Would or wouldn’t: how Trump’s claim he misspoke unleashed a meme-fest

Donald Trump’s extraordinary attempt to walk back remarks made in Finland that he saw no reason to believe that Russia had interfered in the 2016 US election has been received with incredulity and amusement on the internet.

After berating reporters for not understanding he had meant the exact opposite of what he had said, Trump clarified his position on Russian meddling in the election on his return to Washington.

“I thought it would be obvious, but I would like to clarify just in case it wasn’t. In a key sentence in my remarks, I said the word ‘would’ instead of ‘wouldn’t’,” Trump said in a statement that seemed destined to be turned in to a meme.

Sean (@SeanJohn1313)

If it was up to me I wouldn’t impeach Trump.

Hang on…going over my transcripts here I realized I meant to say would.

That should clear everything up.#Wouldnt

July 17, 2018

The president continued: “The sentence should have been: ‘I don’t see any reason why I wouldn’t, or why it wouldn’t be Russia,’ sort of a double negative. So you can put that in, and I think that probably clarifies things pretty good by itself.”

Trump may have thought his back pedal was enough to convince his critics, but instead his comments provided fuel for the mocking fire.

The hashtags #would and #wouldnt trended on Twitter as people suggested other ways Trump’s “double negative” defence could be employed.

Craig Rozniecki (@CraigRozniecki)

Trump: “I said Mexicans are rapists. I misspoke. I meant to say they’re rakists, like they rake leaves and stuff, probably illegally, but whatever. I’ll build a wall and make them pay for it. Anyway, that’s what I meant to say – rakists, bigly.”#Wouldnt #Snark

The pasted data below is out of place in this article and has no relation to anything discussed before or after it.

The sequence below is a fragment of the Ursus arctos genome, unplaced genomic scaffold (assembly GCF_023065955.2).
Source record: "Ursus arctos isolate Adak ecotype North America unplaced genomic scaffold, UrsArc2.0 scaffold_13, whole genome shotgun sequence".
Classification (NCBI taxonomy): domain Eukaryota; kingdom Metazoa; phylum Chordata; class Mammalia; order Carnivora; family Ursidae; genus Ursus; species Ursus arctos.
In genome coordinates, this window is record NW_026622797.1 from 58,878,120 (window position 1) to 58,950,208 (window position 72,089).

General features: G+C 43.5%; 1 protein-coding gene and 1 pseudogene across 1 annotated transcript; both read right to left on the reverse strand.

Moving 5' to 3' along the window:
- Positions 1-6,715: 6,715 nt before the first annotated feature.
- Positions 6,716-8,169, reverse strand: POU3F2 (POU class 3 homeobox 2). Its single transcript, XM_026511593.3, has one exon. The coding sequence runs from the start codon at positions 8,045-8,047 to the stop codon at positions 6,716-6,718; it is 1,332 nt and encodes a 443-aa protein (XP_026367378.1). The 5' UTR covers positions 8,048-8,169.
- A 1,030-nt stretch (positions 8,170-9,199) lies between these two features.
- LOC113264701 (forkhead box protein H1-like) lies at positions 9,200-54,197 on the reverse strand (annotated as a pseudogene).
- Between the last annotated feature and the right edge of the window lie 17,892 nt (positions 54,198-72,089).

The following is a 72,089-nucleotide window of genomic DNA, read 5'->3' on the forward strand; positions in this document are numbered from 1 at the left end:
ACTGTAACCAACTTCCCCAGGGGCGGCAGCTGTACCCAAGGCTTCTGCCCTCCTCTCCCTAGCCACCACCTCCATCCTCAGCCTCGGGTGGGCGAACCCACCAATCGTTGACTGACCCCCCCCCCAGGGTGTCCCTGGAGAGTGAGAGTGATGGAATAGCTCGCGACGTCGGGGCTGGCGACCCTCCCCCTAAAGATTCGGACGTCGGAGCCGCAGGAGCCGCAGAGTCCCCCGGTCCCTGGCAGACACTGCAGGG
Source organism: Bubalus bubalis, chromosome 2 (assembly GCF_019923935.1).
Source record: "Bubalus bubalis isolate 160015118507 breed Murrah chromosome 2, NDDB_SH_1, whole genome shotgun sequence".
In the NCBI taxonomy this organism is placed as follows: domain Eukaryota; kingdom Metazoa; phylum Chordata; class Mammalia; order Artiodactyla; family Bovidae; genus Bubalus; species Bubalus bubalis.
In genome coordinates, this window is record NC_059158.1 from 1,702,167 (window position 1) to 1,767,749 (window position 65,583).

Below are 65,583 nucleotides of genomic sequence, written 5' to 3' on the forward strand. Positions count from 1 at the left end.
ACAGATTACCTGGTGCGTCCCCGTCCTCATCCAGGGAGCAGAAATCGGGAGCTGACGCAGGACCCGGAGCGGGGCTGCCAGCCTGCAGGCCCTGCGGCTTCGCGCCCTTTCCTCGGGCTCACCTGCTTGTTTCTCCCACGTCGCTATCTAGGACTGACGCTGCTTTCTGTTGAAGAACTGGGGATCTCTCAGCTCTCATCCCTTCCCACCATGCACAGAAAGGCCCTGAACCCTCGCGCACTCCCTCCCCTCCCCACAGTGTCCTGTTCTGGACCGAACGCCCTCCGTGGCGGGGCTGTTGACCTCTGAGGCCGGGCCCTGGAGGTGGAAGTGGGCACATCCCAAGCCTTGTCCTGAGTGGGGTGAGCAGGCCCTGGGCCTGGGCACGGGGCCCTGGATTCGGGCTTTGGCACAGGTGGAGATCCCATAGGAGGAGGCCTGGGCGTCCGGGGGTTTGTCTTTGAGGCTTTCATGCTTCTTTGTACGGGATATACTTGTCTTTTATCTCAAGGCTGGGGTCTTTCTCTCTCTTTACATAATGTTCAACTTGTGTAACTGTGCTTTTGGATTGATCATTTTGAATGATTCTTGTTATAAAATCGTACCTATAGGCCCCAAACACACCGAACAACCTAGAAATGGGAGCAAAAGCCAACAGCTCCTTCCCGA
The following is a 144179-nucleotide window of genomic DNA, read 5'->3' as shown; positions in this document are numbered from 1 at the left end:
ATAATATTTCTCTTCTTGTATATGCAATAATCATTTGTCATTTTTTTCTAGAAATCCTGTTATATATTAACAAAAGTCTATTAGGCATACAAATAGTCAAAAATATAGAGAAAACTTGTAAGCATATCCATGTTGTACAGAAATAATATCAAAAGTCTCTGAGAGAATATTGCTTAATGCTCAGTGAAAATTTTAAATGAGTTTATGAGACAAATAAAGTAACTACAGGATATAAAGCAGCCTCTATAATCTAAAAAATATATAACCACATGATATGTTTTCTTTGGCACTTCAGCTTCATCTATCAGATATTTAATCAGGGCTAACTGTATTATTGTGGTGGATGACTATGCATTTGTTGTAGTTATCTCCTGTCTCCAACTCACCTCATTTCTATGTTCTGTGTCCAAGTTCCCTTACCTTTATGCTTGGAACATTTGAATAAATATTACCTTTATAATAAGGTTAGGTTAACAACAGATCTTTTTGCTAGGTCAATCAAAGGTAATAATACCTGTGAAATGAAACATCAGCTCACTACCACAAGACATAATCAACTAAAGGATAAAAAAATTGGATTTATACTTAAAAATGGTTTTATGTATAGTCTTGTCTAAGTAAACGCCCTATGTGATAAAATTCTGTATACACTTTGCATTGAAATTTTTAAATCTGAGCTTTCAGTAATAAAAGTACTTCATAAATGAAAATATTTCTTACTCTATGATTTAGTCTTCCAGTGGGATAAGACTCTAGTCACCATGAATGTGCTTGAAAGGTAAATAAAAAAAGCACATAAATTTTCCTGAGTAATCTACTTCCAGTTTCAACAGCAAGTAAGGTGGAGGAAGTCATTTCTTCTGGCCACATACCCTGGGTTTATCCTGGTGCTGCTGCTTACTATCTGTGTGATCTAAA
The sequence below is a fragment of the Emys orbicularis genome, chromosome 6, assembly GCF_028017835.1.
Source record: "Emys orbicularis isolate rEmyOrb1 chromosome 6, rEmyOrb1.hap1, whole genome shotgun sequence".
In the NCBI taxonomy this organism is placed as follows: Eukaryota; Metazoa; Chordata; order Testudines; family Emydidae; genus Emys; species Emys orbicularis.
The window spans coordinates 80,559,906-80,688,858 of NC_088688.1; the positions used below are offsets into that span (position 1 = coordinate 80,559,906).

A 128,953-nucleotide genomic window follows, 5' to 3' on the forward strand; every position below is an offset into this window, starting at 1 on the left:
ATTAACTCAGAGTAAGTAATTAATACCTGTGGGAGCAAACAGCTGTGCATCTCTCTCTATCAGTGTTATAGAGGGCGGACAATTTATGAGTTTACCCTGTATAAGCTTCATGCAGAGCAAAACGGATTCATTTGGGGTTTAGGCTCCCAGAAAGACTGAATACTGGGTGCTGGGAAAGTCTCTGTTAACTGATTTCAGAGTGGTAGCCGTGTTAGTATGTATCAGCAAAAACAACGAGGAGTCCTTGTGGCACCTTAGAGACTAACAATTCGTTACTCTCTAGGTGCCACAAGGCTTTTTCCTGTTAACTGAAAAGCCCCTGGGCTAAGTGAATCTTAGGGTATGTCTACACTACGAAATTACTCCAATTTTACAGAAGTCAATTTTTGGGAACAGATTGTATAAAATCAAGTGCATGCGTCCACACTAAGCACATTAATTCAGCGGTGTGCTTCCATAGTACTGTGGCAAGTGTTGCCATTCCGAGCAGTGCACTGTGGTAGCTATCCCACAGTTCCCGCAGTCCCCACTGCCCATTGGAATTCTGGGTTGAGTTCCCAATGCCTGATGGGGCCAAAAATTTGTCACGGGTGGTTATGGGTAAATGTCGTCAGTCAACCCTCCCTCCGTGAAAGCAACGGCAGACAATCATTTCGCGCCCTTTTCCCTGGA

July 17, 2018

Ed Krassenstein (@EdKrassen)

It all makes sense now. When Trump said that Mexico “would” pay for his stupid wall, he really misspoke and meant that Mexico #wouldnt pay for the wall.

July 18, 2018

Others suggested this defence could be used more widely, perhaps by previous US presidents. Robert Hussey referred to President Clinton’s affair with White House intern, Monica Lewinsky: “To clarify, what the President meant to say was ‘I did not NOT have sexual relations with that woman.’ Sort of a double negative there.”

Robert Hussey (@Hussdogrob)

There has been a great deal of confusion over the presidents statements as of late, so we need to get it straight. To clarify, what the President meant to say was “I I did not NOT have sexual relations with that woman.” Sort of a double negative there. #POTUSclarifieds pic.twitter.com/VdzYRJxCwV

July 18, 2018

Matt Viser invoked Ronald Reagan’s famous 1987 plea to Russian president Mikhail Gorbachev over the Berlin Wall: “Mr Gorbachev don’t not tear down this wall.”

Matt Viser (@mviser)

“Mr Gorbachev don’t not tear down this wall.”

July 17, 2018

Trump’s defence also spawned a slew of internet suggestions of how else to use Trump’s “I misspoke” defence.

Chief Brody (@Amity_PD)

In my remarks, I said the phrase “probable boating accident” instead of the word “shark.” The sentence should have been: it was a shark. So just to repeat it, I said “boating accident” instead of “shark.” I think that probably clarifies things pretty good by itself. #Wouldnt pic.twitter.com/bWrzeMhwEL

July 17, 2018

Rich Schoenstein (@richschoenstein)

Who among us hasn’t not used accidentally on purpose what wasn’t not surely unlikely to be perhaps certainly correctly misconstrued language that didn’t sound incorrect until we misread the transcript? #doublenegative

July 17, 2018

Roland Scahill (@rolandscahill)

Double negative pic.twitter.com/eM1B5uA6Tr

July 17, 2018

But some of the snark has been put to noble use. A fire station in Sydney, Australia, is using the president’s turn of phrase as a way to remind people of fire safety.

Samantha Thomas (@Doc_Samantha)

Well played Newtown Fire and Rescue. #would #wouldnt pic.twitter.com/SKFVK0Oqbl

July 18, 2018


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